French Polynesia

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Spread over a vast area about the size of Europe, the widely scattered (118 islands and atolls) of French Polynesia - part of an overseas territory of France - are divided into 5 groups: the Austral, Gambier, Marquesas, Society and Tuamotu archipelagos. 

Prior to European settlement, the island groups of French Polynesia were inhabited by Polynesians, and organized into loose chieftainships. 

Europeans began to arrive in the early 16th century after Portuguese explorer, Ferdinand Magellan, sighted Puka-Puka in 1521, and Dutch and British explorers followed soon thereafter. 

In 1889, the archipelago was united under a French protectorate, and by 1946 the status had changed to an overseas territory. French Polynesia became a full overseas collectivity of France in 2003, and now retains a great degree of autonomy.

These days, the ancient subsistence economy of the larger islands has been replaced by the modern economics of tourism revenues, military employment, pearl farming, commercial fishing and a growing selection of small manufacturing jobs. 

Fast Facts

  • Name: French Polynesia, an overseas territory of France, originally claimed in 1843 
  • Capital City: Papeete, Tahiti
  • Population: 268,270 (2012 census)
  • World Populations (all countries)
  • Currency: Comptoirs Francais du Pacifique franc 
    (Conversion rates)Comptoirs Francais du Pacifique franc  
    500 franc
  • Ethnicity: Polynesian 78%, Chinese 12%, local French 6%, metropolitan French 4%
  • Language: French (official) 61.1%, Polynesian (official) 31.4%, Asian languages 1.2%, other 0.3%, unspecified 6%
  • Largest Cities: (by population) Faaa, Papeete, Punaauia, Pirae, Mahina, Paea, Papao, Arue, Afaahiti, Vaitape
  • National Day: July 14
  • Religion: Protestant 54%, Roman Catholic 30%, other 10%, no religion 6%


BIOT flag

French Polynesia is an overseas possession of France.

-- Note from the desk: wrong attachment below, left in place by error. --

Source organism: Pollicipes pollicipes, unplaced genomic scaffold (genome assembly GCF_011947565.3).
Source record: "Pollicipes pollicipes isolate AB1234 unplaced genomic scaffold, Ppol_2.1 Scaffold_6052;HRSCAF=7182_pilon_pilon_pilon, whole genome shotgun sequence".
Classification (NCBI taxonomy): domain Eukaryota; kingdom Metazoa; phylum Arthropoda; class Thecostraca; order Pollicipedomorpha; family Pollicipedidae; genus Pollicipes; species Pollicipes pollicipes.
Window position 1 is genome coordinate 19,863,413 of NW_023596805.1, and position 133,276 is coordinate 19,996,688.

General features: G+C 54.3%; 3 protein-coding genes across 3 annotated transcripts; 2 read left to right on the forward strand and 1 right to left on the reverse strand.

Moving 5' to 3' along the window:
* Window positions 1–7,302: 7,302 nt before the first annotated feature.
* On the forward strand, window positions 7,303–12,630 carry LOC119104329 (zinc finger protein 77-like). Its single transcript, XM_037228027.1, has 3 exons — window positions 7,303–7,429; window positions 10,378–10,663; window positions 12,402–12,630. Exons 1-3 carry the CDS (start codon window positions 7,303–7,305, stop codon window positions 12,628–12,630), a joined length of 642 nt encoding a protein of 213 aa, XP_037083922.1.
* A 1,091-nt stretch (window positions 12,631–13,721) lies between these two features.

Its flag depicts a canoe (piroque), sailing under a golden sun. Its crew of five is representing the five islands groups; the Austral, Gambier, Marquesas, Society and Tuamotu chains. Red and white are traditional Polynesian colors. 

Larger French Polynesia flag  

Geo. Statistics

  • Coastline: 1,568 miles (2,525 km)
  • Land Area
    (land) 1,477 sq miles (3,827 sq km)
    (water) 131 sq mi (340 sq km)
    (TOTAL) 1,608 sq miles (4,167 sq km)To convert sq km (kilometers) to sq mi (miles)
    use our converter
  • Land Area: (all countries)
  • Latitude & Longitude: 
    Papeete: (capital city) 17° 32' S, 149° 34' W
    Tahiti: (capital city) 17° 39' S, 149° 25' W
  • Horizontal Width: unknown
  • Vertical Length: unknownNote: Lengths and widths are point-to-point, straight-line measurements from a Mercator map projection, and will vary some using other map projections
  • Geographic Center: unknown
  • Highest Point: Mont Orohena 7,352 ft. (2,241 m)
  • Lowest Point: Pacific Ocean (0m)


Scattered over 965,255 sq. miles (2,500,000 sq. km) of ocean, most of the islands of French Polynesia are volcanic in origin and fringed by coral reefs. 

Of these islands, the Society archipelago is certainly the most famous. It includes the stunning islands of Bora Bora, Moorea and Tahiti - and like the enchanting Marquesas in the northeast - most are lush, dark green specs of land, volcanic in origin, with jagged-edged peaks jutting boldly into the sky. 

The Tuamotu archipelago (in contrast to the other groups) includes only low-lying coral atolls (78 in all), and of these, only a handful have passable inlets into their central lagoons. 

Rangiroa, the largest coral atoll in French Polynesia, is famed for its natural beauty, and remains a favorite of travelers from across the globe.

The Austral and Gambier islands in the south are lighted populated, as most are still uninhabited. 

The highest point of French Polynesia is Mont Orohena, which peaks at 7,352 ft. (2,241 m).




Travel Info

ATTRACTIONS: (a few major)
Located halfway between California and Australia, the French Polynesian islands contain some of the most beautiful islands in the South Pacific, and offer tourists a breathtaking backdrop to an assortment of activities.

While snorkeling, scuba diving, and other various water activities are the most popular attraction, tourists can also enjoy guided historical tours, hiking and exploring, as well as shopping in some of the various markets scattered across the islands.

Almost 61% of the total population of French Polynesia lives on the island of Tahiti, in and around the capital city of Papeete. Its lively port boasts Parisian-style cafés, a market, and plenty of places to dine. 


The summer months (November - April) are hot and humid, with many sunny days. The balance of the year is slightly cooler and drier. 

Cooling trade winds buffet the islands throughout the year, and the months of June, July, August and October are widely considered to be ideal times to visit. 

Frankly, there's never a bad time to travel to paradise. 



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